Previous studies in humans and animal models provided evidence that the Fhit gene is an early target for cigarette smoke. We compared the induction of a variety of molecular and cytogenetical alterations in B6-129(F1) mice, either wild type or Fhit+/-, after whole-body exposure to environmental cigarette smoke (ECS) for 15 consecutive days. Both mouse genotypes responded to ECS with a loss of Fhit protein in the bronchial epithelium, accompanied by induction of apoptosis and stimulation of cell proliferation. ECS induced formation of bulky DNA adducts in whole lung. In addition, ECS caused cytogenetical damage both in the respiratory tract and at a systemic level, as shown by a significant increase of micronucleus frequency in pulmonary alveolar macrophages, bone marrow polychromatic erythrocytes, and peripheral blood normochromatic erythrocytes of both wild-type and Fhit +/- mice. These results are compared with those generated in other species, strains, and genotypes of rodents exposed to ECS that we investigated previously. Although the loss of Fhit protein in the bronchial epithelium of ECS-exposed B6-129(F1) mice provides further evidence that the Fhit gene is an early molecular target for ECS, heterozygosity for Fhit does not seem to confer an increased susceptibility of mice in terms of the investigated early biomarkers.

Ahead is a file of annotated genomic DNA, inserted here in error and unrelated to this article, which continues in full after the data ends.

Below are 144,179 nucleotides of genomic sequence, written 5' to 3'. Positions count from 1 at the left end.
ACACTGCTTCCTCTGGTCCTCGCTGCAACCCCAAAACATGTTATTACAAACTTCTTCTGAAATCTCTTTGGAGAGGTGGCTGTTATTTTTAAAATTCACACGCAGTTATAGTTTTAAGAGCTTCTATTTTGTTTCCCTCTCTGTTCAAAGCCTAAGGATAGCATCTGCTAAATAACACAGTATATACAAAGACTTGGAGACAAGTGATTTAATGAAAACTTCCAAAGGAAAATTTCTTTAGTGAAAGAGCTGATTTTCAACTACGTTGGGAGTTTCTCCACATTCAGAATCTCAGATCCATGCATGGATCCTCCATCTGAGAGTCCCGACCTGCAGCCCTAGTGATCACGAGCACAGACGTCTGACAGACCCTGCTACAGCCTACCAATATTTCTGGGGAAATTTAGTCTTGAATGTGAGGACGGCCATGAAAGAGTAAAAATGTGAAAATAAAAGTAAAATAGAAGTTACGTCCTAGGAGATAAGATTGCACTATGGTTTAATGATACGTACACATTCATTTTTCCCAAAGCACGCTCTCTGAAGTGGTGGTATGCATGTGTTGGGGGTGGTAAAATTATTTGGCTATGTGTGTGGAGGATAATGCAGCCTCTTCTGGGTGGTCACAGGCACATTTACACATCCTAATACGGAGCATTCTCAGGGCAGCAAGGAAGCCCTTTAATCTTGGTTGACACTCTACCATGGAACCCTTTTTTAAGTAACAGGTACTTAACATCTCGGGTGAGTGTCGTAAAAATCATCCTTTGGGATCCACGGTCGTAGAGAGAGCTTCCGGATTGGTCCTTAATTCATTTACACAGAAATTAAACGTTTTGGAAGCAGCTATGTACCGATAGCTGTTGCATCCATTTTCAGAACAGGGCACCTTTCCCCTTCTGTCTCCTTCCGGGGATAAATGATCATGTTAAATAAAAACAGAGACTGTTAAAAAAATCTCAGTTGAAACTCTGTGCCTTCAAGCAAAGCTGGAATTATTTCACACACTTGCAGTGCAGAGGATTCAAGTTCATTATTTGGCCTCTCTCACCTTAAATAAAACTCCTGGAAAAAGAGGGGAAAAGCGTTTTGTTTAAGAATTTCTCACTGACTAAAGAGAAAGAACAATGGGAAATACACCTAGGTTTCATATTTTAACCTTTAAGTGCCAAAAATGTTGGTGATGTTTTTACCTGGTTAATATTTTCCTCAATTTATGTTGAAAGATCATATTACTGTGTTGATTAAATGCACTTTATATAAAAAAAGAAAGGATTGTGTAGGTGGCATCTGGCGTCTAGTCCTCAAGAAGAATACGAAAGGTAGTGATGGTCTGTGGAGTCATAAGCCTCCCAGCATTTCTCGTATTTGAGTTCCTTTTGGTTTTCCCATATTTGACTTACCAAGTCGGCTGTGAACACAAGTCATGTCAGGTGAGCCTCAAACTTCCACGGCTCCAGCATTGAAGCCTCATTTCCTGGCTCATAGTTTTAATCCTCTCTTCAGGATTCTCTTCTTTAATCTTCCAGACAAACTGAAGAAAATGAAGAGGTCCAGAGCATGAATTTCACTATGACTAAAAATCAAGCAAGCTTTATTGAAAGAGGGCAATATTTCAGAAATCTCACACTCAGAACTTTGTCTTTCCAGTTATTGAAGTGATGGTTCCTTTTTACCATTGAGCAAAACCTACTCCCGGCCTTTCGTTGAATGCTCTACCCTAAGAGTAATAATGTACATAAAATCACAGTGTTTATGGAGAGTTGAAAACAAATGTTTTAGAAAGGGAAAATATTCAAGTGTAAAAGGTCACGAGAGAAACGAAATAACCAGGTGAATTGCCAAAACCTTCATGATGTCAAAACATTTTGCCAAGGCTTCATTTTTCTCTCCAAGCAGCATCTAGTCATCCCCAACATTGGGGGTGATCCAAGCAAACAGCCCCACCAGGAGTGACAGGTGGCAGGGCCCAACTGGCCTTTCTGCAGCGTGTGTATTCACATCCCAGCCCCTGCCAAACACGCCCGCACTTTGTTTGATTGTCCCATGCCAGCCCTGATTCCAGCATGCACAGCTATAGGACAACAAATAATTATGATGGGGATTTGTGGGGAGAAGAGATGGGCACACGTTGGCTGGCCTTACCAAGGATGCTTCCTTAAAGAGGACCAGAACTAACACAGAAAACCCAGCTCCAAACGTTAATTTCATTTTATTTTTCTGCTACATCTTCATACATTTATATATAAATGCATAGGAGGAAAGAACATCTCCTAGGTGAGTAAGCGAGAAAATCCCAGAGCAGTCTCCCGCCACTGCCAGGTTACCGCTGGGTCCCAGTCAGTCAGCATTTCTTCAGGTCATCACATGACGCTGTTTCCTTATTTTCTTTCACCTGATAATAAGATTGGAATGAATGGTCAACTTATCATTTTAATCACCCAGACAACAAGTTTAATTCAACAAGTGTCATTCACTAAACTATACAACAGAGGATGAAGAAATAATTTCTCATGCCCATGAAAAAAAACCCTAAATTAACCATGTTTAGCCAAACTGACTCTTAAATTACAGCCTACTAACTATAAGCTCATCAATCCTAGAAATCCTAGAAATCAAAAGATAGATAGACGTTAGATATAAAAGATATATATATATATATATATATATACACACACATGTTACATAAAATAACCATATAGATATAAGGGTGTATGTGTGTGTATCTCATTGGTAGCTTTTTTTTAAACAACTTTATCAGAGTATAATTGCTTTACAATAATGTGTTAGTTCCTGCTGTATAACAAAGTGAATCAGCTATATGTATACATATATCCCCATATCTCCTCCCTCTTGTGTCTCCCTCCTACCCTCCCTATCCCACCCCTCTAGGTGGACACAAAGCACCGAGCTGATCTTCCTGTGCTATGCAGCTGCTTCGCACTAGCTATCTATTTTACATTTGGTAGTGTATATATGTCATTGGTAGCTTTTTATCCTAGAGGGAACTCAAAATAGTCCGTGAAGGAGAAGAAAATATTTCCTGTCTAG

ASJC Scopus subject areas
- Cancer Research